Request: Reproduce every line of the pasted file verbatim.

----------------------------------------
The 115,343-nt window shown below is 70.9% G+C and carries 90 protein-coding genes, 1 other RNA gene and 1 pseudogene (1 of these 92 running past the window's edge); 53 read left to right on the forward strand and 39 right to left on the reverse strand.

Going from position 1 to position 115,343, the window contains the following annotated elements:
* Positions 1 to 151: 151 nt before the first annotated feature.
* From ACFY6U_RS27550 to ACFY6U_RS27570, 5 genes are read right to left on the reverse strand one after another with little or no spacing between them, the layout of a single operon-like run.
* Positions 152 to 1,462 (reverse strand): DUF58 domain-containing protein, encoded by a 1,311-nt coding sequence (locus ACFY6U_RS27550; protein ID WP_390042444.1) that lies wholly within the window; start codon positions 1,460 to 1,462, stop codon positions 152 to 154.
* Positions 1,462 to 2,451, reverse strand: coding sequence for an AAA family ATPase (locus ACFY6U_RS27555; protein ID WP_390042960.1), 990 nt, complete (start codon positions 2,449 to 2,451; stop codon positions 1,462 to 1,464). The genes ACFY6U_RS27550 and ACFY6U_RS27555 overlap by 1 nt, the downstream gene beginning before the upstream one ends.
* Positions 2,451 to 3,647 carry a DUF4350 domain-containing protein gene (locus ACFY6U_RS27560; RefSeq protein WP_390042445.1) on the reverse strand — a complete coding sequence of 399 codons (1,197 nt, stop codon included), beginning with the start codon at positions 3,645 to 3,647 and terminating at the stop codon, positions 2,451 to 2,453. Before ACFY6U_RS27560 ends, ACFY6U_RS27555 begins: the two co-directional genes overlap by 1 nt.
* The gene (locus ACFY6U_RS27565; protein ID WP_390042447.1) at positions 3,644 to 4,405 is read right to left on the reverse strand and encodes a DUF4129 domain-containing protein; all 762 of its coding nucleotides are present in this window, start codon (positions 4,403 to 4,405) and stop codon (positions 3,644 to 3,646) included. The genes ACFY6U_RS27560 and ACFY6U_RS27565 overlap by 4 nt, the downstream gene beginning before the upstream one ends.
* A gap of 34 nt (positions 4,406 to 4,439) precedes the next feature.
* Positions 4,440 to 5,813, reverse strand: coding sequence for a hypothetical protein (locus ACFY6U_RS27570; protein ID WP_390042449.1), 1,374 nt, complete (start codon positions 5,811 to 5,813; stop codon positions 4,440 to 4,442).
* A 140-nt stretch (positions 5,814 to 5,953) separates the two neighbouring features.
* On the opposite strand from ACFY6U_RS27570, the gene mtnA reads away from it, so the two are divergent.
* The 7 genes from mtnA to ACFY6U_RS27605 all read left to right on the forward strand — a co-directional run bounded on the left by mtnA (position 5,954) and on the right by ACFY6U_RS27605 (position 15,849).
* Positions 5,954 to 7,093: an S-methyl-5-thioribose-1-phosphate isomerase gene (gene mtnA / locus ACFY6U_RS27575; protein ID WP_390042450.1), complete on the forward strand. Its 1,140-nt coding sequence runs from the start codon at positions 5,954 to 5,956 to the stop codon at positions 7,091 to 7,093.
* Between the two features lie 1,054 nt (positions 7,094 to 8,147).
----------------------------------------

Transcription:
The 115,343-nt window shown below is 70.9% G+C and carries 90 protein-coding genes, 1 other RNA gene and 1 pseudogene (1 of these 92 running past the window's edge); 53 read left to right on the forward strand and 39 right to left on the reverse strand.

Going from position 1 to position 115,343, the window contains the following annotated elements:
* Positions 1 to 151: 151 nt before the first annotated feature.
* From ACFY6U_RS27550 to ACFY6U_RS27570, 5 genes are read right to left on the reverse strand one after another with little or no spacing between them, the layout of a single operon-like run.
* Positions 152 to 1,462 (reverse strand): DUF58 domain-containing protein, encoded by a 1,311-nt coding sequence (locus ACFY6U_RS27550; protein ID WP_390042444.1) that lies wholly within the window; start codon positions 1,460 to 1,462, stop codon positions 152 to 154.
* Positions 1,462 to 2,451, reverse strand: coding sequence for an AAA family ATPase (locus ACFY6U_RS27555; protein ID WP_390042960.1), 990 nt, complete (start codon positions 2,449 to 2,451; stop codon positions 1,462 to 1,464). The genes ACFY6U_RS27550 and ACFY6U_RS27555 overlap by 1 nt, the downstream gene beginning before the upstream one ends.
* Positions 2,451 to 3,647 carry a DUF4350 domain-containing protein gene (locus ACFY6U_RS27560; RefSeq protein WP_390042445.1) on the reverse strand — a complete coding sequence of 399 codons (1,197 nt, stop codon included), beginning with the start codon at positions 3,645 to 3,647 and terminating at the stop codon, positions 2,451 to 2,453. Before ACFY6U_RS27560 ends, ACFY6U_RS27555 begins: the two co-directional genes overlap by 1 nt.
* The gene (locus ACFY6U_RS27565; protein ID WP_390042447.1) at positions 3,644 to 4,405 is read right to left on the reverse strand and encodes a DUF4129 domain-containing protein; all 762 of its coding nucleotides are present in this window, start codon (positions 4,403 to 4,405) and stop codon (positions 3,644 to 3,646) included. The genes ACFY6U_RS27560 and ACFY6U_RS27565 overlap by 4 nt, the downstream gene beginning before the upstream one ends.
* A gap of 34 nt (positions 4,406 to 4,439) precedes the next feature.
* Positions 4,440 to 5,813, reverse strand: coding sequence for a hypothetical protein (locus ACFY6U_RS27570; protein ID WP_390042449.1), 1,374 nt, complete (start codon positions 5,811 to 5,813; stop codon positions 4,440 to 4,442).
* A 140-nt stretch (positions 5,814 to 5,953) separates the two neighbouring features.
* On the opposite strand from ACFY6U_RS27570, the gene mtnA reads away from it, so the two are divergent.
* The 7 genes from mtnA to ACFY6U_RS27605 all read left to right on the forward strand — a co-directional run bounded on the left by mtnA (position 5,954) and on the right by ACFY6U_RS27605 (position 15,849).
* Positions 5,954 to 7,093: an S-methyl-5-thioribose-1-phosphate isomerase gene (gene mtnA / locus ACFY6U_RS27575; protein ID WP_390042450.1), complete on the forward strand. Its 1,140-nt coding sequence runs from the start codon at positions 5,954 to 5,956 to the stop codon at positions 7,091 to 7,093.
* Between the two features lie 1,054 nt (positions 7,094 to 8,147).